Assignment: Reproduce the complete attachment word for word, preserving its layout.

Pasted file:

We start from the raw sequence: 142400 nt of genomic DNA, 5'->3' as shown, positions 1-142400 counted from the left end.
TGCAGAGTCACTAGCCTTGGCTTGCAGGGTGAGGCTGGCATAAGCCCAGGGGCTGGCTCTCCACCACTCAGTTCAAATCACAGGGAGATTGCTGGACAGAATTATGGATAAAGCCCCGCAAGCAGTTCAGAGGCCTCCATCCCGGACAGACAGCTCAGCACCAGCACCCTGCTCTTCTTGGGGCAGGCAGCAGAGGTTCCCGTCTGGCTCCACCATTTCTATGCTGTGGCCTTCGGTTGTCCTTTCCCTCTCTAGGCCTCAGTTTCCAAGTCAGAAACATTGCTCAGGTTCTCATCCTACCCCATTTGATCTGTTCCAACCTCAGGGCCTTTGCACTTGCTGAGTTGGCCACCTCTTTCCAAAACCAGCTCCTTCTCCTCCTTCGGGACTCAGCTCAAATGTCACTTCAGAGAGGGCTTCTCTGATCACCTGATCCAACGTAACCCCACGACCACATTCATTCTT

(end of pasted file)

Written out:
We start from the raw sequence: 142400 nt of genomic DNA, 5'->3' as shown, positions 1-142400 counted from the left end.
TGCAGAGTCACTAGCCTTGGCTTGCAGGGTGAGGCTGGCATAAGCCCAGGGGCTGGCTCTCCACCACTCAGTTCAAATCACAGGGAGATTGCTGGACAGAATTATGGATAAAGCCCCGCAAGCAGTTCAGAGGCCTCCATCCCGGACAGACAGCTCAGCACCAGCACCCTGCTCTTCTTGGGGCAGGCAGCAGAGGTTCCCGTCTGGCTCCACCATTTCTATGCTGTGGCCTTCGGTTGTCCTTTCCCTCTCTAGGCCTCAGTTTCCAAGTCAGAAACATTGCTCAGGTTCTCATCCTACCCCATTTGATCTGTTCCAACCTCAGGGCCTTTGCACTTGCTGAGTTGGCCACCTCTTTCCAAAACCAGCTCCTTCTCCTCCTTCGGGACTCAGCTCAAATGTCACTTCAGAGAGGGCTTCTCTGATCACCTGATCCAACGTAACCCCACGACCACATTCATTCTT